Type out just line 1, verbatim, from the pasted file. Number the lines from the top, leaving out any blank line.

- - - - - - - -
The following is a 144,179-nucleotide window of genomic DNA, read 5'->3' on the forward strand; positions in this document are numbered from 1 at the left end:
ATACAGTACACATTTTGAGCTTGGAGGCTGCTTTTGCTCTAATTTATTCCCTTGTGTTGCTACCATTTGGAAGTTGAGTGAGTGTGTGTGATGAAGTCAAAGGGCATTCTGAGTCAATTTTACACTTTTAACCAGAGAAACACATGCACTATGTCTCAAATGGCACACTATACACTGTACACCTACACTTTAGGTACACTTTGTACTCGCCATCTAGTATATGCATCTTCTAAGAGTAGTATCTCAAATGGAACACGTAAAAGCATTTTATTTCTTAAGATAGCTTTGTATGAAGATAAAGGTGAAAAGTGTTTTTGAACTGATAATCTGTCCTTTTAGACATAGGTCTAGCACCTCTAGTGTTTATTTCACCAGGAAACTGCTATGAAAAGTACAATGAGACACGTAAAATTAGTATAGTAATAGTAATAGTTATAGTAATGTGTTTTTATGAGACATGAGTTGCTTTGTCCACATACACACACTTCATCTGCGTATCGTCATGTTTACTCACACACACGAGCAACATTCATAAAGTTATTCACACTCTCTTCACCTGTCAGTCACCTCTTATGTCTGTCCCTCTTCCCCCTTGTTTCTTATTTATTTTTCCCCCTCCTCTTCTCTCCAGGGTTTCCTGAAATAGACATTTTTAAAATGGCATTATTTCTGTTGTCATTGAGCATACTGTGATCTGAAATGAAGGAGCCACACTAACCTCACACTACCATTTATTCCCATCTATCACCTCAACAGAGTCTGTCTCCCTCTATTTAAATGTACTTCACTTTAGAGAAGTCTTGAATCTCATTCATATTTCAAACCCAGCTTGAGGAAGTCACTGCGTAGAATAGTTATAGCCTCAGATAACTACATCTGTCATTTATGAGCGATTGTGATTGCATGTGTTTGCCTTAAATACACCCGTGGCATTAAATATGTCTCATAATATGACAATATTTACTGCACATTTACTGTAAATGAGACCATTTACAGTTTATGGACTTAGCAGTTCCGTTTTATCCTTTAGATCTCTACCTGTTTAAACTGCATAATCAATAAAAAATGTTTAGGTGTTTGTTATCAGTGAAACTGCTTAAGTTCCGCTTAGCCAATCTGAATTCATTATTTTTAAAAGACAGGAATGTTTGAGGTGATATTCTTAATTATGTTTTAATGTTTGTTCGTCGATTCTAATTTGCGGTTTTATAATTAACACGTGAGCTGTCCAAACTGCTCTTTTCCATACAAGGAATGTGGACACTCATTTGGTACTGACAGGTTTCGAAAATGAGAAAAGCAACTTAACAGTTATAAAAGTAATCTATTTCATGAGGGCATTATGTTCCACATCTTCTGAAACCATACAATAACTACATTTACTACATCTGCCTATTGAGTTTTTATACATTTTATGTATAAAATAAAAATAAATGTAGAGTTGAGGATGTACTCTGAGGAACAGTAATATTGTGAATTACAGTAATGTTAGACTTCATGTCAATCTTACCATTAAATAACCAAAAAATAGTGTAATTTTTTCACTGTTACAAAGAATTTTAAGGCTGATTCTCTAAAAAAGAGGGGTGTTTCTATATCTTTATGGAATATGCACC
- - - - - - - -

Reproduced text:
The following is a 144,179-nucleotide window of genomic DNA, read 5'->3' on the forward strand; positions in this document are numbered from 1 at the left end: